The New York Times said: “Ms. Wilson has a catch in her voice that conveys yearning and potential heartbreak behind a facade of cheer.”To su
These Boots Are Made for Walkin'
"These Boots Are Made for Walkin'" is a hit song written by Lee Hazlewood and recorded by Nancy Sinatra. It charted January 22, 1966, reached No. 1 in the United States Billboard Hot 100 and in the UK Singles Chart. Subsequently, many cover versions of the song have been released in a range of styles: metal, rock, punk rock, country and industrial. Among the more notable versions are the singles released by Megadeth, Jessica Simpson, Ella Fitzgerald backed by Duke Ellington and his orchestra. Lee Hazlewood intended to record the song himself, saying that "it's not a girl's song", but Sinatra talked him out of it, saying that "coming from a guy it was harsh and abusive, but was perfect for a little girl to sing". Hazlewood agreed. Sinatra's recording of the song was made with the help of Los Angeles session musicians known as the Wrecking Crew; this session included Hal Blaine on drums, Al Casey, Tommy Tedesco, Billy Strange on guitars, Ollie Mitchell, Roy Caton and Lew McCreary on horns, Carol Kaye on electric bass and Chuck Berghofer on double bass, providing the notable bass line.
Nick Bonney was the guitarist for the Nelson Riddle Orchestra. Other personnel, as seen in the American Federation of Musicians contracts for the session include: The single was released in December 1965, the second song to be taken from her debut album Boots, was a follow-up to the minor hit "So Long, Babe"; the song became an instant success and in late February 1966 it topped the Billboard Hot 100 chart, a move it replicated in similar charts across the world. In the same year Sinatra recorded a promotional film, which would be known as the music video, for the song, it was played on Scopitone video jukeboxes. In 1986, for the song's 20th anniversary, cable station VH1 played the video. Sinatra told Alison Martino that other videos and performances are from TV shows like The Ed Sullivan Show and Shindig! The videos featured Sinatra wearing an iconic pair of boots; the song was used by Stanley Kubrick for a scene in his 1987 film Full Metal Jacket, where a Vietnamese woman in a miniskirt propositions a couple of American GIs.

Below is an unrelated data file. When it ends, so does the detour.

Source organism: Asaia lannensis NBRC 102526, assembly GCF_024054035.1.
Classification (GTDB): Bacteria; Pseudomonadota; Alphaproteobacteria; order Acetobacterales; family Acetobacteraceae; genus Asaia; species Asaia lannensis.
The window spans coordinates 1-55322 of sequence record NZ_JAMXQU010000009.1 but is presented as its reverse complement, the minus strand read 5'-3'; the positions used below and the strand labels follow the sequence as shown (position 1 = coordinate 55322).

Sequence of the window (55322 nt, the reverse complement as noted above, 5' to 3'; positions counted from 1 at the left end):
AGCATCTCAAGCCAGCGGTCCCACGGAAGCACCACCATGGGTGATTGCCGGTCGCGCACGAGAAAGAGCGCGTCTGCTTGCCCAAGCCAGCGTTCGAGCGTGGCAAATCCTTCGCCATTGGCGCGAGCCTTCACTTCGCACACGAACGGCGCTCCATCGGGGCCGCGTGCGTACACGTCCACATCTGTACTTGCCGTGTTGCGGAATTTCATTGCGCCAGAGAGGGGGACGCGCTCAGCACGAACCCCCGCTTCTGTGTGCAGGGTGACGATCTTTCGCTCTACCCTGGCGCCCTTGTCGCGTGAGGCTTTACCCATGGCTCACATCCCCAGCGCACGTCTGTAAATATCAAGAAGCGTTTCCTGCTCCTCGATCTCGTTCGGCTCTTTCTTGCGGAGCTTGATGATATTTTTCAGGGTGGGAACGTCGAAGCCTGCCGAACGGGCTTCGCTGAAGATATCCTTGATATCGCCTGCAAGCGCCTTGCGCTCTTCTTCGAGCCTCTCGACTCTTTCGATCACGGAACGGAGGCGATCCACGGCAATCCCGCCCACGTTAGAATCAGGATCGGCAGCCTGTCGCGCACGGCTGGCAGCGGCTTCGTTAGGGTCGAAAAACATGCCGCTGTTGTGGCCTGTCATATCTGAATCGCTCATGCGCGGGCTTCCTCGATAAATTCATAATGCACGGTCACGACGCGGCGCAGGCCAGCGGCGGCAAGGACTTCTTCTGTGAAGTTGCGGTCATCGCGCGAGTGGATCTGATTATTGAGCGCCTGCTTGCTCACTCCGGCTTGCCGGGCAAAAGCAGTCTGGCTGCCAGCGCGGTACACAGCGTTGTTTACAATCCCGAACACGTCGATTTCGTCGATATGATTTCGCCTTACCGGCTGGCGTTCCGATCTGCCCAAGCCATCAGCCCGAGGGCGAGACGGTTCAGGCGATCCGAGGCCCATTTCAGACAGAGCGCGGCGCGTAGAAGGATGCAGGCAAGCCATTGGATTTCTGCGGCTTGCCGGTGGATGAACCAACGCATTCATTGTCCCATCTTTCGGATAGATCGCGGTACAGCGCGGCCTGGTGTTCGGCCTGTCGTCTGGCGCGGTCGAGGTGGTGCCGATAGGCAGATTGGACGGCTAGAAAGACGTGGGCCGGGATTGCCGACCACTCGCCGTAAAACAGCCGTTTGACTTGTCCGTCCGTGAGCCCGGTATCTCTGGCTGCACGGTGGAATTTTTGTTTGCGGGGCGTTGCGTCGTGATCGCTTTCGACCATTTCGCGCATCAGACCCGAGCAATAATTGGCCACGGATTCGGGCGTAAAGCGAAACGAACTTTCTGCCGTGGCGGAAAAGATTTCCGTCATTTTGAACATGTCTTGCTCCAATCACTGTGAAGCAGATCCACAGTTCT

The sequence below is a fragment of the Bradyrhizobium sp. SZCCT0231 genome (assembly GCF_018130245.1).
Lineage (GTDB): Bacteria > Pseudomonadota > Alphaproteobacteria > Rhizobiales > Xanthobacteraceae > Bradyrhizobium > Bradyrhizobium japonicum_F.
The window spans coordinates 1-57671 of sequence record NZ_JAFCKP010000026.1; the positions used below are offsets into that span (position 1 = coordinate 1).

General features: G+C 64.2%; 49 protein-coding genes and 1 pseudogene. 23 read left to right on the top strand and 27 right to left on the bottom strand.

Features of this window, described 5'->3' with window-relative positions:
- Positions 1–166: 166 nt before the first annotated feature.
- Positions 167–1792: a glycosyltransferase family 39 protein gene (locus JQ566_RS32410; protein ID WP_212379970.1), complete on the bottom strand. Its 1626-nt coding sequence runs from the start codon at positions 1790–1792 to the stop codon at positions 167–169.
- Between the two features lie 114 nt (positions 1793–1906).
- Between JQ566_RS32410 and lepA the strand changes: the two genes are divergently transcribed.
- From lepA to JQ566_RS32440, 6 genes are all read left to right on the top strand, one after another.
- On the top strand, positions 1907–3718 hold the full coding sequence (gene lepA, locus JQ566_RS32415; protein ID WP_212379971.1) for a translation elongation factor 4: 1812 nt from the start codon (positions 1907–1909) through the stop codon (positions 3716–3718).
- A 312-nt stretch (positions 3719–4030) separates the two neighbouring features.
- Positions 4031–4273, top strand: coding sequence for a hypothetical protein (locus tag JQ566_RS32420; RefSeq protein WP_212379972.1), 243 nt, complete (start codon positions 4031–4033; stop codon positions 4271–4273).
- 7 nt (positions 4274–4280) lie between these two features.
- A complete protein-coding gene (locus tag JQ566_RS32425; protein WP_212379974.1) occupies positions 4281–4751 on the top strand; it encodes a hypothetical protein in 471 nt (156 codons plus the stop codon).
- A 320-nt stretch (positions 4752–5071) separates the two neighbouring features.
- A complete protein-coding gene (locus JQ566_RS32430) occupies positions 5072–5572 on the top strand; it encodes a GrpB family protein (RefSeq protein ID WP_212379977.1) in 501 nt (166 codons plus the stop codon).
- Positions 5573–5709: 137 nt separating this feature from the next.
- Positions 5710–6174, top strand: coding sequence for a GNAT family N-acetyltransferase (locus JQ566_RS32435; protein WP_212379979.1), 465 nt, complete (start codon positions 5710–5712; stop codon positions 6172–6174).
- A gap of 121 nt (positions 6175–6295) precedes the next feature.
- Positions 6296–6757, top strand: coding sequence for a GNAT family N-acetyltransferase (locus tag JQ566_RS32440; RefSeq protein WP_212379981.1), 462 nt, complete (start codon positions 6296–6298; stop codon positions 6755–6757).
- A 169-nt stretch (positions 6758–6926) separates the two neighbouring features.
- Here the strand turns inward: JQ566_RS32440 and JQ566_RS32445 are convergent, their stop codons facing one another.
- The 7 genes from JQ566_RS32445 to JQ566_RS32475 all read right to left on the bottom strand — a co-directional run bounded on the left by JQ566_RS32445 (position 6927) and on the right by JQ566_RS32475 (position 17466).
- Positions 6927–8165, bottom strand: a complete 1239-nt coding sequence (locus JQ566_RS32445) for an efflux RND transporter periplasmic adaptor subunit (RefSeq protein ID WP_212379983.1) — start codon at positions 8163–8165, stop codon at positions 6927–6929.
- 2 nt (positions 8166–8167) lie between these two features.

The song was included in the 1995 film Then. However the song did not appear on the film's soundtrack; the song was included in the 1997 film Austin Powers: International Man of Mystery. In 2006, Pitchfork Media selected it as the 114th best song of the 1960s. Critic Tom Breihan described the song as "maybe the finest bitchy kiss-off in pop history". Goodyear Tire and Rubber Company used portions of the song for its 1960s ad campaign promoting its "wide boots" tires. Nancy Sinatra unsuccessfully sued Goodyear for using the song, claiming that it had violated her publicity rights; this song appears in the 2018 film Ocean's 8. UK promotional single"These Boots Are Made for Walkin'" – 3:03 "The City Never Sleeps at Night" – 2:54 Jessica Simpson recorded her own version of "These Boots Are Made for Walkin'" for the soundtrack to the film The Dukes of Hazzard; the version was included in the international version of her fifth studio album, A Public Affair. Simpson's cover was co-produced by Jimmy Jam and Terry Lewis and was released as the soundtrack's first single in 2005.
It became Simpson's fifth top-twenty single in the United States, its music video drew some controversy because of its sexual imagery. Simpson's version of the song is performed from the point of view of her character in The Dukes of Hazzard, Daisy Duke, it has several major differences from Sinatra's version; the song's lyrics were changed completely as Simpson felt that they did not convey the feelings needed for the film. She rewrote the majority of the lyrics herself, although some elements were retained such as the opening line "You keep saying you got something for me..." and the spoken "Are you ready, boots? Start walkin'". Simpson added some new music to her version of the song. Whereas the original version did not have a bridge, she created one for the cover. A risqué rap-like/spoken breakdown was added after the bridge; because of the legalities of songwriting, Simpson has not been credited for the new music or lyrics that she wrote. The production of the song was altered as well. Producers Jimmy Jam and Terry Lewis gave the cover a country-inspired production because of its relationship to the film The Dukes of Hazzard, but they added a more hip hop-like beat.
In an interview with GAC Nights, Jessica stated that her record label did not want to promote the song because of its country feel though the song is more pop than country. She said that she told the label "It's a great song and Willie Nelson's on it with me" and she said the label told her pop radio wouldn't understand that importance. "These Boots Are Made for Walkin'" - 4:10 "With You "Take My Breath Away" "I Think I'm in Love with You" "These Boots Are Made for Walkin'" "These Boots Are Made for Walkin'" peaked at fourteen on the US Billboard Hot 100, in late 2005 the RIAA certified the single Gold for 500,000 legal downloads or more. Its digital downloads were high. Due to this, it's the song that reached the lowest chart position on the Billboard Hot 100 for a song topping the Hot Digital Songs chart, it reached the top ten on Billboard's Pop 100 chart, was Simpson's first single to appear on the chart. On 23 July 2005, the song jumped from 8 - 1 on Hot Digital Songs charts in it´s second week with 43,000 downloads.
On 11 December 2006 the single was certified Gold by t